Should I buy one?

BMW says the price of the 2 Series eDrive will be similar to a mainstream Active Tourer model with similar performance - probably the 225i xDrive. And it's a car with an extraordinary range of abilities. It can run on pure EV power in city centres, offers an impressive all-wheel drive system, delivers poke and stability in Max eDrive mode and runs as a fuel-sipping hybrid in normal conditions.

All that and the fact that the car doesn't feel anything less than conventional to drive – unlike, say, the Toyota Prius or Chevrolet Volt – makes it a very intriguing proposition.

With the 2 Series eDrive, BMW has managed to introduce hybrid power and exploit the benefits of electric traction for more than just pure economy. It’s a clever and compelling car.

BMW 2 Series Active Tourer eDrive

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Location Germany; On sale Spring 2016 (est); Price £33,000 (est); Engine 3 cyls, 1496cc, petrol, plus electric motor; Power 221bhp (combined); Torque 284lb ft (combined); Gearbox 6-spd automatic; Kerb weight 1735kg (est); Top speed 127mph; Economy 112mpg (combined); 0-62mph 6.5sec; CO2/tax band "Less than 50g/km", 5% 

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bol 2 July 2015

Got to think of some more reasons why it's rubbish

It makes me chuckle how hard some of the diehard petrolheads strive to find a reason why PHEVs are a bad idea. If you're a rep doing 300 miles a day, they're not for you. For most other people who can charge at home, they're a great choice.
scotty5 2 July 2015

It's the way to go.

As far as I can see, this is a win win situation for everyone. Hope BMW can expand this to every model in their range as the writing is on the wall for the combustion engine or the EV on their own. The straight six in my BMW was brilliant, best the smoothest and most flexible engine I ever owned, but those days have gone. I'm struggling to think of a better combination of EV + petrol + 4wd in a package which looks like a car and not something out of StarTrek.
stavers 2 July 2015

36 litre fuel tank!!

So if you need to go anywhere you'll be refuelling every 300 miles or so once the battery is flat.

This is another of the huge problems with PHEVs that compromise the fuel tank size for battery size. The real world range is awful. I struggled to 400 miles out of the Volvo V60 PHEV with 3 full battery charges!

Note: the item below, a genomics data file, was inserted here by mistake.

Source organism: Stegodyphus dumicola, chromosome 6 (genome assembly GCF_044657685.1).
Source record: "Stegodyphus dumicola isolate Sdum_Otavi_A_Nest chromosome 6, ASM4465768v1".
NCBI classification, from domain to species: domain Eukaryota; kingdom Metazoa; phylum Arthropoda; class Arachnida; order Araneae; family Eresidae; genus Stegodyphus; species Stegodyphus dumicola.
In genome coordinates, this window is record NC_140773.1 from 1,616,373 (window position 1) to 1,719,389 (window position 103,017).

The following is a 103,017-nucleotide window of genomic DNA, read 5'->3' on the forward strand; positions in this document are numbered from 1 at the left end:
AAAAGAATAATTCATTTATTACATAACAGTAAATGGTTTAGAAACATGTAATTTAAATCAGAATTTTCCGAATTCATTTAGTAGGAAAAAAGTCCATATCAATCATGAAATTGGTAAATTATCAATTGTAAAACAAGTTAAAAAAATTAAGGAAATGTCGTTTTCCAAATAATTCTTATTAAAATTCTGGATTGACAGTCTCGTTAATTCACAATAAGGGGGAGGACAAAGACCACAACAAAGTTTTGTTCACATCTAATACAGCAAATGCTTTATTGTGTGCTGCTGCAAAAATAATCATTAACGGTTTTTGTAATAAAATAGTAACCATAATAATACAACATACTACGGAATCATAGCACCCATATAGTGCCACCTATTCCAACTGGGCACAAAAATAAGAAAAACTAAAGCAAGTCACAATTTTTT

scotty5 2 July 2015

[quote=stavers]So if you need

[quote=stavers]So if you need to go anywhere you'll be refuelling every 300 miles or so once the battery is flat.

This is another of the huge problems with PHEVs that compromise the fuel tank size for battery size. The real world range is awful. I struggled to 400 miles out of the Volvo V60 PHEV with 3 full battery charges![/quote

As problems go, that isn't huge, in fact quite the opposite. 400 miles out a tank? In 1975 we were happy to see 30mpg from family cars with 10 or 11 gallon tanks. NOBODY ever complained that was a problem, indeed today even many luxury cars will never see 400 miles from a tank. To be honest, how many miles to the tank do you get from a 2015 Fiesta petrol? I've never heard of anyone complaining about a Fiesta's range.

EndlessWaves 2 July 2015

scotty5 wrote: To be honest,

scotty5 wrote:

To be honest, how many miles to the tank do you get from a 2015 Fiesta petrol? I've never heard of anyone complaining about a Fiesta's range.

And a fiesta is likely to be quieter and more comfortable so you're more likely to drive it 400 miles too. If you can hear the electric motor in the cabin it sounds like this version of the Active Tourer isn't any better in that area than the normal one.

Adrian987 2 July 2015

Tank talk

@scotty5, I tend to agree with you about range on tank. I think some of it is psychological. If one is having to fill up more often, the perception may be that it is less economical! My own ordinary car has a tank 5 litres less than the last one. But for my 100-200 miles per week, that matters not a jot. I would normally fill up before a long (250 mile+) journey anyway, regardless of tank size. This BMW sounds to be a good effort. Having read the road test on the Golf GTE, granted a rather different size, I gain the impression that BMW have made a better effort here than VW on the drivetrain and if BMW market the technology for the masses without a faux sporting tag, that bodes well for customer satisfaction, and for hybrids. What happened to Honda and their CR-Z technology?